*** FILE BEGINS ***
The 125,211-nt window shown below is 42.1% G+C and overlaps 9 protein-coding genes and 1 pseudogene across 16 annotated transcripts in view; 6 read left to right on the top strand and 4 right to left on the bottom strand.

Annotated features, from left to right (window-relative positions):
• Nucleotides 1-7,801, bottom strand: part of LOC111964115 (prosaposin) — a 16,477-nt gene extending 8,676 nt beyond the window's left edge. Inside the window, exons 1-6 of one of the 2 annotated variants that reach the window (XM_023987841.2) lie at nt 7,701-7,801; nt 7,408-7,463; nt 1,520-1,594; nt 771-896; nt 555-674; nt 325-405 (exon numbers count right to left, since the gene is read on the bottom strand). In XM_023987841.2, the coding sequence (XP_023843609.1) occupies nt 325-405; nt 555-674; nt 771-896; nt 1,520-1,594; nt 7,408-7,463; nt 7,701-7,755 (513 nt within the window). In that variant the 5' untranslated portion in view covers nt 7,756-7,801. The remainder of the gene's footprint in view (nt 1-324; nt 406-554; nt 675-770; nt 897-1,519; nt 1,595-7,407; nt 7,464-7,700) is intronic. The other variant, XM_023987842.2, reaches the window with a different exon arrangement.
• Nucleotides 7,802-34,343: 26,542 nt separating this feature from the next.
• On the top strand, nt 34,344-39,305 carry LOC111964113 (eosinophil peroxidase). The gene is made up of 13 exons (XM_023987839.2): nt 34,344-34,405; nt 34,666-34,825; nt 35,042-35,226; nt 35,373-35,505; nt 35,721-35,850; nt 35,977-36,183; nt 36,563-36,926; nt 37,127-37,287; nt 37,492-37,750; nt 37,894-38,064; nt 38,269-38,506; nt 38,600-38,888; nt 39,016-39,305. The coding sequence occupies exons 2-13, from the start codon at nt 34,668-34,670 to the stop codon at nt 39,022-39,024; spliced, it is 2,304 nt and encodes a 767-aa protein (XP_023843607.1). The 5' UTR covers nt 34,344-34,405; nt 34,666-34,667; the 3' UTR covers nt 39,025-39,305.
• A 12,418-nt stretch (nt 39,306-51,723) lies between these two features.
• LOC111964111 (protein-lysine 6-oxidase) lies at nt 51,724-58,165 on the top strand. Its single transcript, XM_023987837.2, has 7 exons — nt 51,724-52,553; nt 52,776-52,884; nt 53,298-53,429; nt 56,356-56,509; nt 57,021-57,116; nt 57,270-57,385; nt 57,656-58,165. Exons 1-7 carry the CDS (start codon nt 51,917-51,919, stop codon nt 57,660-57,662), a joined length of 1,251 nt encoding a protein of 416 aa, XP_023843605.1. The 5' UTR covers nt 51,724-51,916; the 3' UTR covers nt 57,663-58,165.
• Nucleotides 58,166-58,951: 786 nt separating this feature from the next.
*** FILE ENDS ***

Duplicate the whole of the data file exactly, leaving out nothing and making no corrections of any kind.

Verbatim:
The 125,211-nt window shown below is 42.1% G+C and overlaps 9 protein-coding genes and 1 pseudogene across 16 annotated transcripts in view; 6 read left to right on the top strand and 4 right to left on the bottom strand.

Annotated features, from left to right (window-relative positions):
• Nucleotides 1-7,801, bottom strand: part of LOC111964115 (prosaposin) — a 16,477-nt gene extending 8,676 nt beyond the window's left edge. Inside the window, exons 1-6 of one of the 2 annotated variants that reach the window (XM_023987841.2) lie at nt 7,701-7,801; nt 7,408-7,463; nt 1,520-1,594; nt 771-896; nt 555-674; nt 325-405 (exon numbers count right to left, since the gene is read on the bottom strand). In XM_023987841.2, the coding sequence (XP_023843609.1) occupies nt 325-405; nt 555-674; nt 771-896; nt 1,520-1,594; nt 7,408-7,463; nt 7,701-7,755 (513 nt within the window). In that variant the 5' untranslated portion in view covers nt 7,756-7,801. The remainder of the gene's footprint in view (nt 1-324; nt 406-554; nt 675-770; nt 897-1,519; nt 1,595-7,407; nt 7,464-7,700) is intronic. The other variant, XM_023987842.2, reaches the window with a different exon arrangement.
• Nucleotides 7,802-34,343: 26,542 nt separating this feature from the next.
• On the top strand, nt 34,344-39,305 carry LOC111964113 (eosinophil peroxidase). The gene is made up of 13 exons (XM_023987839.2): nt 34,344-34,405; nt 34,666-34,825; nt 35,042-35,226; nt 35,373-35,505; nt 35,721-35,850; nt 35,977-36,183; nt 36,563-36,926; nt 37,127-37,287; nt 37,492-37,750; nt 37,894-38,064; nt 38,269-38,506; nt 38,600-38,888; nt 39,016-39,305. The coding sequence occupies exons 2-13, from the start codon at nt 34,668-34,670 to the stop codon at nt 39,022-39,024; spliced, it is 2,304 nt and encodes a 767-aa protein (XP_023843607.1). The 5' UTR covers nt 34,344-34,405; nt 34,666-34,667; the 3' UTR covers nt 39,025-39,305.
• A 12,418-nt stretch (nt 39,306-51,723) lies between these two features.
• LOC111964111 (protein-lysine 6-oxidase) lies at nt 51,724-58,165 on the top strand. Its single transcript, XM_023987837.2, has 7 exons — nt 51,724-52,553; nt 52,776-52,884; nt 53,298-53,429; nt 56,356-56,509; nt 57,021-57,116; nt 57,270-57,385; nt 57,656-58,165. Exons 1-7 carry the CDS (start codon nt 51,917-51,919, stop codon nt 57,660-57,662), a joined length of 1,251 nt encoding a protein of 416 aa, XP_023843605.1. The 5' UTR covers nt 51,724-51,916; the 3' UTR covers nt 57,663-58,165.
• Nucleotides 58,166-58,951: 786 nt separating this feature from the next.